More than 90% of genetic variants are rare in most modern sequencing studies, such as the Alzheimer's Disease Sequencing Project (ADSP) whole-exome sequencing (WES) data. Furthermore, 54% of the rare variants in ADSP WES are singletons. However, both single variant and unit-based tests are limited in their statistical power to detect an association between rare variants and phenotypes. To best use missense rare variants and investigate their biological effect, we examine their association with phenotypes in the context of protein structures. We developed a protein structure-based approach, protein optimized kernel evaluation of missense nucleotides (POKEMON), which evaluates rare missense variants based on their spatial distribution within a protein rather than their allele frequency. The hypothesis behind this test is that the three-dimensional spatial distribution of variants within a protein structure provides functional context to power an association test. POKEMON identified three candidate genes (TREM2, SORL1, and EXOC3L4) and another suggestive gene from the ADSP WES data. For TREM2 and SORL1, two known Alzheimer's disease (AD) genes, the signal from the spatial cluster is stable even if we exclude known AD risk variants, indicating the presence of additional low-frequency risk variants within these genes. EXOC3L4 is a novel AD risk gene that has a cluster of variants primarily shared by case subjects around the Sec6 domain. This cluster is also validated in an independent replication data set and a validation data set with a larger sample size.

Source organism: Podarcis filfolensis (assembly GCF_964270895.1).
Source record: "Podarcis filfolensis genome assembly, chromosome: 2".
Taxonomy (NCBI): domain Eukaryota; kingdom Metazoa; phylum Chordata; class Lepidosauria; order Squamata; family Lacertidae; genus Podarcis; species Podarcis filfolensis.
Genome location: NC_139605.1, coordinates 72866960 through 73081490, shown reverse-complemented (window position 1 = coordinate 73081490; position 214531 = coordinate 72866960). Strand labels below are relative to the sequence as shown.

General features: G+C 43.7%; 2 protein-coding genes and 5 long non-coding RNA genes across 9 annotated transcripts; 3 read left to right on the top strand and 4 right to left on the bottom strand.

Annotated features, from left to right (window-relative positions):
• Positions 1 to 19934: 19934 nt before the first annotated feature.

© 2022 Jin et al.; Published by Cold Spring Harbor Laboratory Press.